Well today I finally got to the point that I could bake a couple of loaves of bread to test out the starter I made with ale barme, so I can report back on this project. I already wrote about using the ale barme in place of yeast, but we don’t always have that on hand as I haven’t begun giving the children ale to drink, yet. I decided to make my sourdough starter using just ale barme and flour. To begin I put half a cup of ale barm into the jar I use for starters.
|It was foamier when I added it. It settles.|
I added 1/2 cup rye flour and because I wanted to work with the ale beasties and not wild beasties, I used an airlock. I usually do this in my house because we have so many things brewing and culturing. This fermented for a week in the same room as 2-gallons of cranberry wine, five gallons of rye ale and 2-gallons of cranberry mead.
It never foamed much. I just kept adding one-half cup and one-half cup water every day for a week. It was interesting. The watery substance that formed on top was brown and not gray like it is when I do bread yeast starters, and it’s much thinner. Honestly it looks a lot like ale.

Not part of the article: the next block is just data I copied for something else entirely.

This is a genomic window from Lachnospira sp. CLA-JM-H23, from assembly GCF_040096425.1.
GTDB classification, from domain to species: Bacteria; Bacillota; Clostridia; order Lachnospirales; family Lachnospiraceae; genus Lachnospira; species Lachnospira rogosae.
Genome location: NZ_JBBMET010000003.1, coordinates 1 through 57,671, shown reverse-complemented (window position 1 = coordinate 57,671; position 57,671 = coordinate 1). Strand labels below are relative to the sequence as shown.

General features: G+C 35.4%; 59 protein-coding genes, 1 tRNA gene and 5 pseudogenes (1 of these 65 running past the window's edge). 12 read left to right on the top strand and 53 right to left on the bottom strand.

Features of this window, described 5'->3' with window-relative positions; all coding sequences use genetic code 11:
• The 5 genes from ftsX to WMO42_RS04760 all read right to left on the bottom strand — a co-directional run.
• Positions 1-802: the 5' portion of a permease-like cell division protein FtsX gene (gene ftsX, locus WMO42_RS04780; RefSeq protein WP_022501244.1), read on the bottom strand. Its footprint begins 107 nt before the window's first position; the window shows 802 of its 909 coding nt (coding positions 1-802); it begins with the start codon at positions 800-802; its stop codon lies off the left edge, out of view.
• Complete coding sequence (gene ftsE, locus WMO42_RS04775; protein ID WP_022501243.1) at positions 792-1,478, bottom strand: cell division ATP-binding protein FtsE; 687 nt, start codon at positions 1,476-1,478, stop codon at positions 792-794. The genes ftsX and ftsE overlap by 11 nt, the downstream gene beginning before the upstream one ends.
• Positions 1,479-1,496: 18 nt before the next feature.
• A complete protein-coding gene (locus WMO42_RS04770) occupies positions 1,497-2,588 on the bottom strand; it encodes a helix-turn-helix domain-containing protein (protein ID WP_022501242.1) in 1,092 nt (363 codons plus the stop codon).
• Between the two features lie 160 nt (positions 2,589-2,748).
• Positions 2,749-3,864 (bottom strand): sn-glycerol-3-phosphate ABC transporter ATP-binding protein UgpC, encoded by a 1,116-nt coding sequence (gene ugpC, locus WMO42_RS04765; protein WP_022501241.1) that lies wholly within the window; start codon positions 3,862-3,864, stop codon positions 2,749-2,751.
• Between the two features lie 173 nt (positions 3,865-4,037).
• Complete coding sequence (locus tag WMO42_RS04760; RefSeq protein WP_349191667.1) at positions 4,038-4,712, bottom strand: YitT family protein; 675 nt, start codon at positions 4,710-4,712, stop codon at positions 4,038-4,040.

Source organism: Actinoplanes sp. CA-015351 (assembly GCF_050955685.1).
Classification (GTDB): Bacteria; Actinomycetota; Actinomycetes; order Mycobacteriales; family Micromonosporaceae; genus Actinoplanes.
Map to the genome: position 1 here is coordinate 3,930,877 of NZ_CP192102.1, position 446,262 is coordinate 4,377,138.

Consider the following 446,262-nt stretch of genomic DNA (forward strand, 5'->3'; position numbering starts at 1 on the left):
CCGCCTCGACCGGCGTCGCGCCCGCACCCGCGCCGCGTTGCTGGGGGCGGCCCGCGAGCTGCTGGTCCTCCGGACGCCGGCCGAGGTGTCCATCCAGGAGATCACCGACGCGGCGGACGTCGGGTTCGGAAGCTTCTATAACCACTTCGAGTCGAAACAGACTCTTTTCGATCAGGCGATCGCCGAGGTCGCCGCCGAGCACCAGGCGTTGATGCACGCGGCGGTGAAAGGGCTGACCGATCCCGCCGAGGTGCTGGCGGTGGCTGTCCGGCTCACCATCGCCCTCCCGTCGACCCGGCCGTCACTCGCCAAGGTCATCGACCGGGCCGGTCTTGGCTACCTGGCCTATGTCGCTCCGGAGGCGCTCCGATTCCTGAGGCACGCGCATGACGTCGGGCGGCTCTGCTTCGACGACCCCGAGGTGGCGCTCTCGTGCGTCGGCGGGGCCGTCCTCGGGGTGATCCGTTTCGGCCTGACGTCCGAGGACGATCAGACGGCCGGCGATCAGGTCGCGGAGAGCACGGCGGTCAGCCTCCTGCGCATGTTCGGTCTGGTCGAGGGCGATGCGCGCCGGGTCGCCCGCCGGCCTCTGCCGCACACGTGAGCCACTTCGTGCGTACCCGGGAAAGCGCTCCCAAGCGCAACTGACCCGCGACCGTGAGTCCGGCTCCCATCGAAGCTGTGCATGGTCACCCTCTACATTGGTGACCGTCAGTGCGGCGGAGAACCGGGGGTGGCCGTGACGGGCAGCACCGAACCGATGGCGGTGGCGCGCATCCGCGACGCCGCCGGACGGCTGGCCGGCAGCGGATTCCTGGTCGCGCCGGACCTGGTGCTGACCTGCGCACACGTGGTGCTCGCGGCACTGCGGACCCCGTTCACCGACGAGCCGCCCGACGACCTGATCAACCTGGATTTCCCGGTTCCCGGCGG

|After 24 hours it still it was only a little bubbly.|
On Sunday. I had about four cups of soupy starter and so I took three out to start the first rise of my bread. My recipe needed some tweaking for this starter. I had to add some flour to get to the consistency I am used to with the other recipe. As you can see below, it worked out fine. This is about triple the volume it started out with when I put it into my makeshift riser.
|This might make it until tomorrow.|
I guess my conclusion about using the ale barme is that it works fine to make a starter, but just don’t expect the yeast to foam the way your bread yeast does. The rise time depends on the type of flour you use, just like when you are using bread yeast.